Nutrition and Science: A Darwinian Perspective on Nutritional Medicine
This book offers a completely up-to-date summary of nutritional medicine as it applies to frontline medical professionals, medical students and the interested layperson. Newspapers often give contradictory and confusing reports on issues such as alcohol intake, dietary sugars versus fats and the value (or lack thereof) of taking supplements. In addition, many GPs are as confused as their patients on these matters as they get very little education in nutrition either at medical school or afterwards. However, nutritional medicine is not really that confusing. There is some disagreement among experts, but there is a consensus on the most important issues, albeit with slight variations. The book summarises these generally agreed opinions, but explains where there are differences of opinion, detailing the reasons for these.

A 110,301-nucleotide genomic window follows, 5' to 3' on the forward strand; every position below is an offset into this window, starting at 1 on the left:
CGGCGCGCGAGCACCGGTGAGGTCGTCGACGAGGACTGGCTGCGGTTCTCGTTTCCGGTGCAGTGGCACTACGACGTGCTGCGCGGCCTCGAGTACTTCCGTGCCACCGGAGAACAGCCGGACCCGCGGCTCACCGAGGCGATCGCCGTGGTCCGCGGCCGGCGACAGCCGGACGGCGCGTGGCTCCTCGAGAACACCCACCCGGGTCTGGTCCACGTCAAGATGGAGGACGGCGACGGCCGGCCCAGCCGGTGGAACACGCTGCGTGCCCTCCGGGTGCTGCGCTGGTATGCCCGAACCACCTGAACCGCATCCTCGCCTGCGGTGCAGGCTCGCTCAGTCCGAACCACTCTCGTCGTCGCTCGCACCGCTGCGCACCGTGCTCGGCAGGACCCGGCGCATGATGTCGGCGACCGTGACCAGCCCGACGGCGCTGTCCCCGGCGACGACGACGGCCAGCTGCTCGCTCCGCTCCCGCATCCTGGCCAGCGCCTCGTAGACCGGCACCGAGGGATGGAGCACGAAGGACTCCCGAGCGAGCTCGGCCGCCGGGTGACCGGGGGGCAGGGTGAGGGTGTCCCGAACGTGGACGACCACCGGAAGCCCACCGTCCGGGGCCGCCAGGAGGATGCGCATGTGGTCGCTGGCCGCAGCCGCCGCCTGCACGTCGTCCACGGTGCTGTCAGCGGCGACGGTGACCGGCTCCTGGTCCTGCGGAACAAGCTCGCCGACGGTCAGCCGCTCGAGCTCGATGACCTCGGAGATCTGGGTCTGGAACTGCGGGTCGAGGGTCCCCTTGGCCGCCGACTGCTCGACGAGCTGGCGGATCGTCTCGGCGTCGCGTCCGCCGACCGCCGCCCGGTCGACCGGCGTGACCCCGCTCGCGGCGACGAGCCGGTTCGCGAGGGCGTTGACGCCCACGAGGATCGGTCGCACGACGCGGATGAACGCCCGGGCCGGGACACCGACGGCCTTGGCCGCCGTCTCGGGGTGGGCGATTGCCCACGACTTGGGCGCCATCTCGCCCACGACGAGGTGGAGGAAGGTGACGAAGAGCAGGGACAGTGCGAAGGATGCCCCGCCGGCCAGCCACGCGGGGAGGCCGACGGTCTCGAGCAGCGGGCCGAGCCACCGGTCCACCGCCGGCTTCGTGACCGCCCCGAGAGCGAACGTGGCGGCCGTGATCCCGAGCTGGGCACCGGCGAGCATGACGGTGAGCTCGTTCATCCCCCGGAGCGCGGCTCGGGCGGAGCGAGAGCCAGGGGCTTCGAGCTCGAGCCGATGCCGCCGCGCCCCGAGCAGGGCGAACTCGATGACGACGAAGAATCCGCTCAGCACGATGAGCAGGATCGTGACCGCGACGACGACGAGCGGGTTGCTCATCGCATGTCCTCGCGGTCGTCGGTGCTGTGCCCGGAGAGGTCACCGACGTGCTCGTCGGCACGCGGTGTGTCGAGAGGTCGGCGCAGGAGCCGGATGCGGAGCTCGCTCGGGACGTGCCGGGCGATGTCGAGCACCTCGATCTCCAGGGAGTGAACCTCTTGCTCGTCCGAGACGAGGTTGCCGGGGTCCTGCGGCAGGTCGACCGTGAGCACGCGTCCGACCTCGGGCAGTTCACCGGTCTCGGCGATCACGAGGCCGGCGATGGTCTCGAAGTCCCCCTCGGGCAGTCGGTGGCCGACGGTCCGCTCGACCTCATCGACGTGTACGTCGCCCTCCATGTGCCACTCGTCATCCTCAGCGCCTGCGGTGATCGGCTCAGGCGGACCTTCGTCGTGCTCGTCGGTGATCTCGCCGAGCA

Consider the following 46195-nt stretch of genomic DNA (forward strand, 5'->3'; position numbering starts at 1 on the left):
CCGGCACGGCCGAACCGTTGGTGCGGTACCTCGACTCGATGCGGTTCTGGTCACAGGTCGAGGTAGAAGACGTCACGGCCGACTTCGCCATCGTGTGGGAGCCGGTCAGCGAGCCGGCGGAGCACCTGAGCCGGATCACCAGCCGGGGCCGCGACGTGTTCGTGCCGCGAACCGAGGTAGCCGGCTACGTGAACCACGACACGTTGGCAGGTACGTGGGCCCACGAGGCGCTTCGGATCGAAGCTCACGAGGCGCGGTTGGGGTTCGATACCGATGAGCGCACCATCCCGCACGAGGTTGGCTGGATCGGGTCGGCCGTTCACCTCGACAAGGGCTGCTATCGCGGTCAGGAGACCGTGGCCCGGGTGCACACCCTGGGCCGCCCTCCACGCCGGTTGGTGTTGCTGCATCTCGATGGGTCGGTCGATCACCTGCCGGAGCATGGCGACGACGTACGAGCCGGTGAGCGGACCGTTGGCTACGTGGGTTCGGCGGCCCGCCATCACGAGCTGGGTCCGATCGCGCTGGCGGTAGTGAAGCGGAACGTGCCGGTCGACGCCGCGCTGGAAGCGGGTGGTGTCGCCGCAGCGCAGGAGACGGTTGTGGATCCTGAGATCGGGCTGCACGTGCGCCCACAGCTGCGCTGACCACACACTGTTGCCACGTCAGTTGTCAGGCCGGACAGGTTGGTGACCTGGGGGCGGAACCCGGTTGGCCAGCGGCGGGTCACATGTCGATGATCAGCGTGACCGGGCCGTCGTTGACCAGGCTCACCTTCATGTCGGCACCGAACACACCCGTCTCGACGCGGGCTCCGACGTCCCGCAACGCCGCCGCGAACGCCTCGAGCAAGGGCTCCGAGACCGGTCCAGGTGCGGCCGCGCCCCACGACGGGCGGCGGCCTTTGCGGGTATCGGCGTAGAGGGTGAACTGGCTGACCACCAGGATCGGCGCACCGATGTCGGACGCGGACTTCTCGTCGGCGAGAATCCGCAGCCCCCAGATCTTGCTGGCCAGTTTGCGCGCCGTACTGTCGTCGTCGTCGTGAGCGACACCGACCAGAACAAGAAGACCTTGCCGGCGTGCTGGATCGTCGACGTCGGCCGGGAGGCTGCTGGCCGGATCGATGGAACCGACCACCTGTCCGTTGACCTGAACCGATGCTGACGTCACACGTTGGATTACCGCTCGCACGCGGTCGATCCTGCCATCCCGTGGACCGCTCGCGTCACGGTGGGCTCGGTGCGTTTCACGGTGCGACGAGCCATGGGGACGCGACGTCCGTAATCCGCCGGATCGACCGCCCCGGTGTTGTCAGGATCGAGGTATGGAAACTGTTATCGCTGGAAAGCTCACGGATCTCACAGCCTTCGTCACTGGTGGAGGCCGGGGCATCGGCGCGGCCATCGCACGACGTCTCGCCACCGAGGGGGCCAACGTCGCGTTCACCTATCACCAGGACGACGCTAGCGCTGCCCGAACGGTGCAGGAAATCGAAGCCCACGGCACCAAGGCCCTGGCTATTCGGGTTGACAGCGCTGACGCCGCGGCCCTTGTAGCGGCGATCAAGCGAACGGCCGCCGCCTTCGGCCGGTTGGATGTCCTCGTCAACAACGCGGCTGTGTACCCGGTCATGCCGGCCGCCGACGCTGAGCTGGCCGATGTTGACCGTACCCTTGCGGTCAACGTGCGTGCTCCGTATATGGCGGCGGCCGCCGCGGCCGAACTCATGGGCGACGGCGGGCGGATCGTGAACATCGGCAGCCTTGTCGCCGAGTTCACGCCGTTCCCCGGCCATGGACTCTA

John A A Nichols graduated with an MB ChB from Liverpool Medical School in 1967, before spending a year with Dr Ian Watson at Shere Surgery near Guildford in Surrey. They published a joint paper on measles immunity in 1975. Since then, Nichols has conducted research into public awareness of health hazards, trace elements and fertility, exercise on prescription, folic acid, smoking cessation and probiotics. In 1999, he embarked on a Master’s degree in Nutritional Medicine at the University of Surrey, UK. He spent 42 years as a Guildford GP, before retiring in 2015. He is still involved in academia as a Visiting Research Fellow at the University of Surrey, and is active as a Fellow of the Royal College of General Practitioners.
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